New Zealand International Film Festival 2012 – Bully

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A powerfully effective tool in the campaign to drag school bullying out of the dark corners where it thrives, Lee Hirsch’s documentary made headlines when American censors, citing use of the f-word, made it forbidden viewing for the very audience it was designed to serve. No such restrictions exist here. — BG
“Lee Hirsch’s film is a potent and provocative look at a problem that’s out of control, what with 13 million American kids a year being bullied, and some of them even taking their own lives. Hirsch goes beyond statistics to focus on a handful of bullied students… Alex, 12, is punched and ridiculed without remorse, while school administrators tell his parents that ‘boys will be boys.’ Kelby, 16, is an athlete who comes out as gay, only to face being ostracized and run down by a car. Ja’Meya, 14, is so traumatized that she takes a gun onto her school bus to scare off bullies and faces 22 felony charges.

The families of two suicides – one boy was 17, the other 11 – try to organize on a national level, pressing students and school officials to pull the issue out of dark corners and take a stand for the silent. As one parent says to a school official who tries to brush the topic away: ‘You politicianed me.’ Bully isn’t politics. It’s a heartfelt cry for help.” — Peter Travers, Rolling Stone

“While the film focuses on the specific struggles of five families, it is also about – and part of – the emergence of a movement… Its primary audience is not middle-aged intellectuals but middle-school students caught in the middle of the crisis it so powerfully illuminates.” — A.O. Scott, NY Times


Nearly one in four Kiwi children are growing up in single-parent homes

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Nearly one in four Kiwi children are growing up in single-parent homes 

Tackling Bullying

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Tackling Bullying

UK Based video – Are schools doing enough to tackle bullying?

Drugs – Breaking the Habit

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Drugs – Breaking the Habit

UK based – Young people talk about their drug and alcohol misuse. This programme should be watched in full for suitability before showing to your class Three young people talk candidly about their experiences with drugs and alcohol in this video resource for KS3 and KS4 PSHE. They discuss what drove them to take drugs and potentially put their health, education and futures at risk and the impact it had on their lives. The short film also shows how they were helped by services like Ru-ok? in Brighton and how they eventually overcame their addictions.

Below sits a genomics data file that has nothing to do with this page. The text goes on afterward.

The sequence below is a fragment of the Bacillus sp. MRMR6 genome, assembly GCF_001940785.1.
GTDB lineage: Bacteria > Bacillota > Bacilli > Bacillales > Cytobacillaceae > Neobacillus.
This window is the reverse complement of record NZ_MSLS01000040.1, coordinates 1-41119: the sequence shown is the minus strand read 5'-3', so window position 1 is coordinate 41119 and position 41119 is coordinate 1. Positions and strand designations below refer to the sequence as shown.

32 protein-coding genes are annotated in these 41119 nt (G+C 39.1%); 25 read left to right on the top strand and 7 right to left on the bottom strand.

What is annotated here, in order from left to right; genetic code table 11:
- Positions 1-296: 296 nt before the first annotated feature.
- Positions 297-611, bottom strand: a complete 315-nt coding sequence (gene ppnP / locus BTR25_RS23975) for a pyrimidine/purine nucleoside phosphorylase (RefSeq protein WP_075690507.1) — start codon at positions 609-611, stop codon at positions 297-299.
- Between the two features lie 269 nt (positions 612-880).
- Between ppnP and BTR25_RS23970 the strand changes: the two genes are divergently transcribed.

What is sexual bullying?

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What is sexual bullying?

UK based – Teenagers talk about sexual bullying in schools. An informative introduction to the issue of sexual bullying, this video is designed to get KS3/4 PSHE students thinking about what sexual bullying is, and how it can make others feel. Sexual bullying can be defined as gender based bullying, bullying of a sexual nature or sexual harassment in schools. Discussions with teenagers reveal the differing attitudes towards sexual bullying and how often this behaviour can be construed as normal, making it a widespread but largely un-addressed form of bullying. Designed to stimulate debate around this sensitive issue, the video is broken into bite-sized sections, helping students gain a clear understanding of the topic.

Strategies to improve Fathers’ involvement in Education

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Strategies to Improve Fathers’ Involvement in Education

Pathways to Youth Resilience Study – Whaia To Huanui Kia Toa

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Pathways to Youth Resilience Study – Whaia To Huanui Kia Toa

Research Report

What is the research about?

This is a long-term study (8 years) looking at how young people in Aotearoa-New Zealand do in their lives and how things turn out for them.  It aims to better understand what helps them thrive and survive and to learn about what types of experiences hold them back

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